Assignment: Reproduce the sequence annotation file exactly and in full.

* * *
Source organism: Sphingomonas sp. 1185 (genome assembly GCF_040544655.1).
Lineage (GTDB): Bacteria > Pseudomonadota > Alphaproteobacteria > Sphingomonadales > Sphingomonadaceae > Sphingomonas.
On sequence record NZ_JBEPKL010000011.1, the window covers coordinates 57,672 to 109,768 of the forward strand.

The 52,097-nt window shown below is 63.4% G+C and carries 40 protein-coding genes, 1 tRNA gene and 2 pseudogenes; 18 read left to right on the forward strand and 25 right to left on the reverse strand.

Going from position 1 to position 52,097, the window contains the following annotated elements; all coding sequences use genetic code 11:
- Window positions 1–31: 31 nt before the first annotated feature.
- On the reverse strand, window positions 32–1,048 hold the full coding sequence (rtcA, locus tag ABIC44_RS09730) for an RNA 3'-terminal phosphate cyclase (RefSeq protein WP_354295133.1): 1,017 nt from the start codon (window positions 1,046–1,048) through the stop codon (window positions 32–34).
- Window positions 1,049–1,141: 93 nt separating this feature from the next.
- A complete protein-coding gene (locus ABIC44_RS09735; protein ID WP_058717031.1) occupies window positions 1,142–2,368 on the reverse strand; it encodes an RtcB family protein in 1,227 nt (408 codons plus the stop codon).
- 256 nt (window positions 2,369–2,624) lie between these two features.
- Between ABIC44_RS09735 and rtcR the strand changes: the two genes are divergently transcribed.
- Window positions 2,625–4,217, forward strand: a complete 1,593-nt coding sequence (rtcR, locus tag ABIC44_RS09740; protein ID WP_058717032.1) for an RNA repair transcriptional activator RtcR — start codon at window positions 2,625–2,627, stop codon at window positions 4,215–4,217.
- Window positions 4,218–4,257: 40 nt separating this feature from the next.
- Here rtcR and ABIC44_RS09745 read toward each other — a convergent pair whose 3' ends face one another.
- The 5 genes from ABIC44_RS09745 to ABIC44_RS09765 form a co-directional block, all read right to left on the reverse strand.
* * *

Source organism: Sphingomonas sp. 1185 (genome assembly GCF_040544655.1).
Lineage (GTDB): Bacteria > Pseudomonadota > Alphaproteobacteria > Sphingomonadales > Sphingomonadaceae > Sphingomonas.
On sequence record NZ_JBEPKL010000011.1, the window covers coordinates 57,672 to 109,768 of the forward strand.

The 52,097-nt window shown below is 63.4% G+C and carries 40 protein-coding genes, 1 tRNA gene and 2 pseudogenes; 18 read left to right on the forward strand and 25 right to left on the reverse strand.

Going from position 1 to position 52,097, the window contains the following annotated elements; all coding sequences use genetic code 11:
- Window positions 1–31: 31 nt before the first annotated feature.
- On the reverse strand, window positions 32–1,048 hold the full coding sequence (rtcA, locus tag ABIC44_RS09730) for an RNA 3'-terminal phosphate cyclase (RefSeq protein WP_354295133.1): 1,017 nt from the start codon (window positions 1,046–1,048) through the stop codon (window positions 32–34).
- Window positions 1,049–1,141: 93 nt separating this feature from the next.
- A complete protein-coding gene (locus ABIC44_RS09735; protein ID WP_058717031.1) occupies window positions 1,142–2,368 on the reverse strand; it encodes an RtcB family protein in 1,227 nt (408 codons plus the stop codon).
- 256 nt (window positions 2,369–2,624) lie between these two features.
- Between ABIC44_RS09735 and rtcR the strand changes: the two genes are divergently transcribed.
- Window positions 2,625–4,217, forward strand: a complete 1,593-nt coding sequence (rtcR, locus tag ABIC44_RS09740; protein ID WP_058717032.1) for an RNA repair transcriptional activator RtcR — start codon at window positions 2,625–2,627, stop codon at window positions 4,215–4,217.
- Window positions 4,218–4,257: 40 nt separating this feature from the next.
- Here rtcR and ABIC44_RS09745 read toward each other — a convergent pair whose 3' ends face one another.
- The 5 genes from ABIC44_RS09745 to ABIC44_RS09765 form a co-directional block, all read right to left on the reverse strand.